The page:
Case study 8

Case study 8

The case:

In July 2013, Mrs F instructed a claims management company (CMC) to make a claim on her behalf for mis-sold Payment Protection Insurance (PPI) against her bank. Mrs F signed a letter of authority and the CMC’s terms and conditions.

The CMC confirmed the existence of the PPI policy and subsequently made a claim to the bank in September 2013. The bank had eight weeks to issue a response. On 5 November 2013, the bank rejected Mrs F’s claim and issued a final response. The CMC disputes receiving this letter.

The CMC chased the bank in May 2014 for a final response, which was received in July the same year. The content of the letter was noted on the CMC’s internal systems but a copy of the letter was not saved.

In light of the bank’s rejection of the claim, a form for the claim to be taken to the Financial Ombudsman Service (FOS) was then sent to Mrs F for her to complete and sign. Mrs F returned the completed document and her claim was passed to FOS at the end of July 2014.

FOS immediately contacted the CMC for a copy of the final response from the bank, which was required to investigate Mrs F’s complaint. Attempts were initially made by the CMC to obtain a copy letter but this was not received.

The bank then challenged FOS’ ability to consider the claim as they believed that the six-month deadline for bringing a claim had expired. Further enquiries by FOS showed that the deadline had passed on 5 May 2014.

On 8 May 2014, the CMC informed Mrs F that FOS would not be reviewing her claim.

Mrs F subsequently complained that the company had failed to progress her claim within a reasonable time, which resulted in her missing the FOS deadline. As a result, she was out of time from having her claim considered by FOS and felt that she had suffered a financial detriment.

The Legal Ombudsman’s enquiries determined that the CMC had failed to progress Mrs F’s claim and noted as follows:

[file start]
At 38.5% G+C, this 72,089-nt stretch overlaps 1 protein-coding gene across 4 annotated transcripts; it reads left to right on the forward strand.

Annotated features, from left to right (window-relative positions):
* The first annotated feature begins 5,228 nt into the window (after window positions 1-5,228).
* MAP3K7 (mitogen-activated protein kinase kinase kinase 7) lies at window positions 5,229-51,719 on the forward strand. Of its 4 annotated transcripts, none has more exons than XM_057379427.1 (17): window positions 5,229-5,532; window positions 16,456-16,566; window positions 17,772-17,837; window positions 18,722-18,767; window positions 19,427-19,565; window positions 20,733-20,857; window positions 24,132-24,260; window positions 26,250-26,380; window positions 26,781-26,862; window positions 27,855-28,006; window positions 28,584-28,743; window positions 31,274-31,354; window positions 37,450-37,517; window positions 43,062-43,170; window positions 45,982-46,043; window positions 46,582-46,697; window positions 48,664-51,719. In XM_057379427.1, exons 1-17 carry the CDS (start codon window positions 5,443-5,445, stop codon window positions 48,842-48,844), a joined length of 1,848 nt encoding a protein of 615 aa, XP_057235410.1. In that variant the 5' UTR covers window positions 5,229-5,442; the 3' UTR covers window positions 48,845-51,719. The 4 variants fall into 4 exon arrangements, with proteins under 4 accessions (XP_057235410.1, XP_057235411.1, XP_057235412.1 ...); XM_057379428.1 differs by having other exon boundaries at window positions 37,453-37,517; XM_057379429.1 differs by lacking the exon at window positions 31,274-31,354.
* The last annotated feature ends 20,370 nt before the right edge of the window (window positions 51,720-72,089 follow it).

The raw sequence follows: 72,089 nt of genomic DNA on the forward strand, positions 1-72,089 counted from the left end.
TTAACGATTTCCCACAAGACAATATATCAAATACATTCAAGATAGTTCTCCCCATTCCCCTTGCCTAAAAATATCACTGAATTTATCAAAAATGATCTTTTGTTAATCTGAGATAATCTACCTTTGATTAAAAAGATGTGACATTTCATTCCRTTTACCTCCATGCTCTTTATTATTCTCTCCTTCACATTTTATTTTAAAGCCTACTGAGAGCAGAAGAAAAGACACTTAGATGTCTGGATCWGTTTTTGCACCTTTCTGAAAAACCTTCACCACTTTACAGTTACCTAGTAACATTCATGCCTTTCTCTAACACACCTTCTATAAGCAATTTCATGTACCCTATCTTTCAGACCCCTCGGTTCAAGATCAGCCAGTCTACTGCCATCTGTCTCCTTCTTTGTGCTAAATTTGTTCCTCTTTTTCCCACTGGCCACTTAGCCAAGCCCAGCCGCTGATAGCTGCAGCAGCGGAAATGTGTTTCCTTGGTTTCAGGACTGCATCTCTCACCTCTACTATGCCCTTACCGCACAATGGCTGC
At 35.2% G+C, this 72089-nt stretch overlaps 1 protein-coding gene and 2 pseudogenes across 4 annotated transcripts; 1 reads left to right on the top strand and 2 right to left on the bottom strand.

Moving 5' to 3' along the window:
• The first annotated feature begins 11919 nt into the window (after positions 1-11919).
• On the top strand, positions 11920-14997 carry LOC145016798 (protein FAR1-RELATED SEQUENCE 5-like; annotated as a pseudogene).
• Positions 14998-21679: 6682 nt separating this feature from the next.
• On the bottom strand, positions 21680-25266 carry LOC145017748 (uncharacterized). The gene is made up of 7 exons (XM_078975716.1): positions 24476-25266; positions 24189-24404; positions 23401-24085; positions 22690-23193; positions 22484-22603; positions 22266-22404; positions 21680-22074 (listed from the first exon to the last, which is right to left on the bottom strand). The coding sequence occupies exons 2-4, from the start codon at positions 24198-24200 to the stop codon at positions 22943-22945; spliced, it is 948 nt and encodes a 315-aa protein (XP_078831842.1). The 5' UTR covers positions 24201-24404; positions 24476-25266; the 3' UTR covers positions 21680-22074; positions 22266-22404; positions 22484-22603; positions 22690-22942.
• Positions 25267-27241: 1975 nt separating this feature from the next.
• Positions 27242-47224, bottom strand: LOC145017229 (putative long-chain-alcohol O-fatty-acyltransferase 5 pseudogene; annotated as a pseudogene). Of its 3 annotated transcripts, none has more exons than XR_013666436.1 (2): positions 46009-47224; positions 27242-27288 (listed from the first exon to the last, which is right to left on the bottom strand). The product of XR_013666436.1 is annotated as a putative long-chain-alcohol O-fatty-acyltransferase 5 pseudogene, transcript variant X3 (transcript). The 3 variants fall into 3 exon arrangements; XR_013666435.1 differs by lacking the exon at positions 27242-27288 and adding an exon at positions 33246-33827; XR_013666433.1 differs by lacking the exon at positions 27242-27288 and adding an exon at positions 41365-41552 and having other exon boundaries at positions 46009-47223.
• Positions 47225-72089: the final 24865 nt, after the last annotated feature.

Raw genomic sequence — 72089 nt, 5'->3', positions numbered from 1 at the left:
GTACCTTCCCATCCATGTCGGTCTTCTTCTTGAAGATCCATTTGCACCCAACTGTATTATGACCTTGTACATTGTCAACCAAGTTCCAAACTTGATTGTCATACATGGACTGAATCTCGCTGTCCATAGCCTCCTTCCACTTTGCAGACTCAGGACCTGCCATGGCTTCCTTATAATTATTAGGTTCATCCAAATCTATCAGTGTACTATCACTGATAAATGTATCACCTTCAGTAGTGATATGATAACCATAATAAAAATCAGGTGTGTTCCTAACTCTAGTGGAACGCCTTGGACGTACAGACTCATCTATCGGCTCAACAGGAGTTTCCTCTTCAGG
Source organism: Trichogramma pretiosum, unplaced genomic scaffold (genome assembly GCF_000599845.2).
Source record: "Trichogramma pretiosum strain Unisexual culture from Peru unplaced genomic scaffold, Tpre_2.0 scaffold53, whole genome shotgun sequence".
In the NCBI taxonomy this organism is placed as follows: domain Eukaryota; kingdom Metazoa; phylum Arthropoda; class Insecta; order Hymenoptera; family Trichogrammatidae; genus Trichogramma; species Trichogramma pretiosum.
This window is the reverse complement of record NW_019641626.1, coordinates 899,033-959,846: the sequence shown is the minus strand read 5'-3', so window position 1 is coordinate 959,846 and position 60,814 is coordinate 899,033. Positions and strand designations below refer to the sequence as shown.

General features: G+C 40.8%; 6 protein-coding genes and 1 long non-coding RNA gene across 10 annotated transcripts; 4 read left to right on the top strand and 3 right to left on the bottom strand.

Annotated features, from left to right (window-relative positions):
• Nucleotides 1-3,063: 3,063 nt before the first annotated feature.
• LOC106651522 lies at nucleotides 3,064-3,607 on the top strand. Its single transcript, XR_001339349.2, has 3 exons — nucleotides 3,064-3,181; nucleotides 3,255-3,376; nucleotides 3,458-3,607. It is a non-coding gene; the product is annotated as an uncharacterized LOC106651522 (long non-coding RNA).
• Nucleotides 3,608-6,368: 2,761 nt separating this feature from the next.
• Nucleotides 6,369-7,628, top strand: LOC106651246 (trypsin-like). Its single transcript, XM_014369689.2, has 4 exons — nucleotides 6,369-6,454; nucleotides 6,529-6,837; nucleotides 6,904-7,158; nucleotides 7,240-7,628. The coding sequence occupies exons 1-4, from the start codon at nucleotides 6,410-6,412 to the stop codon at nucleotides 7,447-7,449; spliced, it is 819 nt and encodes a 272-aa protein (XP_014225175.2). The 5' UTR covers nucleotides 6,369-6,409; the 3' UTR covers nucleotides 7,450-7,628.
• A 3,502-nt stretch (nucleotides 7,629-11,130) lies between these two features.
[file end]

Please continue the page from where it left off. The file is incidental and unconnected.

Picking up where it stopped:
• It was reasonable to have expected the CMC to be aware that they had not received a final response from the bank after the 8 week deadline had passed; that the company took no action at all in respect of the claim for eight months was unsatisfactory and constituted poor service.
  • Once a copy of the final response had been received, that the CMC failed to note that it had been more than six months since the final response was issued was a fundamental service failing. Any action taken after this time was of no benefit to Mrs F, as her claim was out of time.
  • A similar delay was identified when the CMC failed to chase the bank for a copy of the final response required by FOS when they realised that they had not saved this to their own system. The evidence showed that there was a six month delay between the CMC asking the bank for a copy and taking further action to either chase the bank or contact the customer.
  • However, the Legal Ombudsman could not speculate on what would or would not have been awarded had Mrs F’s claim been considered by FOS; there was no evidence that the outcome of her claim would have been any different.
  • Instead, the Legal Ombudsman compensated Mrs F for the ‘loss of opportunity’ of having her claim considered by FOS.

To resolve the complaint, the Legal Ombudsman awarded £250 in compensation.

Learning points for CMCs:

This case highlights the importance of CMCs:

  • Being aware of their continuing professional obligation to exercise due diligence, which includes being aware of industry deadlines and factors that affect a customer’s claim.
  • Having in place a robust procedure that ensures claims are followed up at key dates in the claims process.